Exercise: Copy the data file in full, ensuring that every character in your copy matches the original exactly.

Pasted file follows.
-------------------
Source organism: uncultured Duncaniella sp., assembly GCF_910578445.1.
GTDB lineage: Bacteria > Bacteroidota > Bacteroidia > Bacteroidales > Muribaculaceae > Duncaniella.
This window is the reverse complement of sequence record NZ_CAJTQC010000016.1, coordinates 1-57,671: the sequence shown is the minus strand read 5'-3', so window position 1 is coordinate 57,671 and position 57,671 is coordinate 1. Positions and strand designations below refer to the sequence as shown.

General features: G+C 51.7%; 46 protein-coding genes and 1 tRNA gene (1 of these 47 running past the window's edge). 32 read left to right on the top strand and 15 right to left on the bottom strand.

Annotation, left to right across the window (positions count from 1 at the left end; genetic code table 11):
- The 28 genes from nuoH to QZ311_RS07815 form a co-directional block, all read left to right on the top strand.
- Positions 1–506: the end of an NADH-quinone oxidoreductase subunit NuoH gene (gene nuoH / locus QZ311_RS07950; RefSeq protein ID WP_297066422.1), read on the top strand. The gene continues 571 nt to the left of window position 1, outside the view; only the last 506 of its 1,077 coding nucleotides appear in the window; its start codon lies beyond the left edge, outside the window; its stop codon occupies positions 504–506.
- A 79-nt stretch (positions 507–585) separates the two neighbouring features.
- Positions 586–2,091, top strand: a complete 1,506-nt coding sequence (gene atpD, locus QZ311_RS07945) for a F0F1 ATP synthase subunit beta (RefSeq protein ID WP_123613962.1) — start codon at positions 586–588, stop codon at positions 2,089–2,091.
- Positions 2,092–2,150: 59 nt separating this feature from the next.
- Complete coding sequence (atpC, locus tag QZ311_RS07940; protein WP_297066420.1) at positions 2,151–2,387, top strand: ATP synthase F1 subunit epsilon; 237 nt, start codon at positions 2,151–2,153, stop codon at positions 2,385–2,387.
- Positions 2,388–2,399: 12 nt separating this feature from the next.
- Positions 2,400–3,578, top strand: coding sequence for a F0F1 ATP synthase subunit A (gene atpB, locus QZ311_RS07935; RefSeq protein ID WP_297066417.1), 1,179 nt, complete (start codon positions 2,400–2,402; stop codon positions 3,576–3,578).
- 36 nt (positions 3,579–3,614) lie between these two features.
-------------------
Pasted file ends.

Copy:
Source organism: uncultured Duncaniella sp., assembly GCF_910578445.1.
GTDB lineage: Bacteria > Bacteroidota > Bacteroidia > Bacteroidales > Muribaculaceae > Duncaniella.
This window is the reverse complement of sequence record NZ_CAJTQC010000016.1, coordinates 1-57,671: the sequence shown is the minus strand read 5'-3', so window position 1 is coordinate 57,671 and position 57,671 is coordinate 1. Positions and strand designations below refer to the sequence as shown.

General features: G+C 51.7%; 46 protein-coding genes and 1 tRNA gene (1 of these 47 running past the window's edge). 32 read left to right on the top strand and 15 right to left on the bottom strand.

Annotation, left to right across the window (positions count from 1 at the left end; genetic code table 11):
- The 28 genes from nuoH to QZ311_RS07815 form a co-directional block, all read left to right on the top strand.
- Positions 1–506: the end of an NADH-quinone oxidoreductase subunit NuoH gene (gene nuoH / locus QZ311_RS07950; RefSeq protein ID WP_297066422.1), read on the top strand. The gene continues 571 nt to the left of window position 1, outside the view; only the last 506 of its 1,077 coding nucleotides appear in the window; its start codon lies beyond the left edge, outside the window; its stop codon occupies positions 504–506.
- A 79-nt stretch (positions 507–585) separates the two neighbouring features.
- Positions 586–2,091, top strand: a complete 1,506-nt coding sequence (gene atpD, locus QZ311_RS07945) for a F0F1 ATP synthase subunit beta (RefSeq protein ID WP_123613962.1) — start codon at positions 586–588, stop codon at positions 2,089–2,091.
- Positions 2,092–2,150: 59 nt separating this feature from the next.
- Complete coding sequence (atpC, locus tag QZ311_RS07940; protein WP_297066420.1) at positions 2,151–2,387, top strand: ATP synthase F1 subunit epsilon; 237 nt, start codon at positions 2,151–2,153, stop codon at positions 2,385–2,387.
- Positions 2,388–2,399: 12 nt separating this feature from the next.
- Positions 2,400–3,578, top strand: coding sequence for a F0F1 ATP synthase subunit A (gene atpB, locus QZ311_RS07935; RefSeq protein ID WP_297066417.1), 1,179 nt, complete (start codon positions 2,400–2,402; stop codon positions 3,576–3,578).
- 36 nt (positions 3,579–3,614) lie between these two features.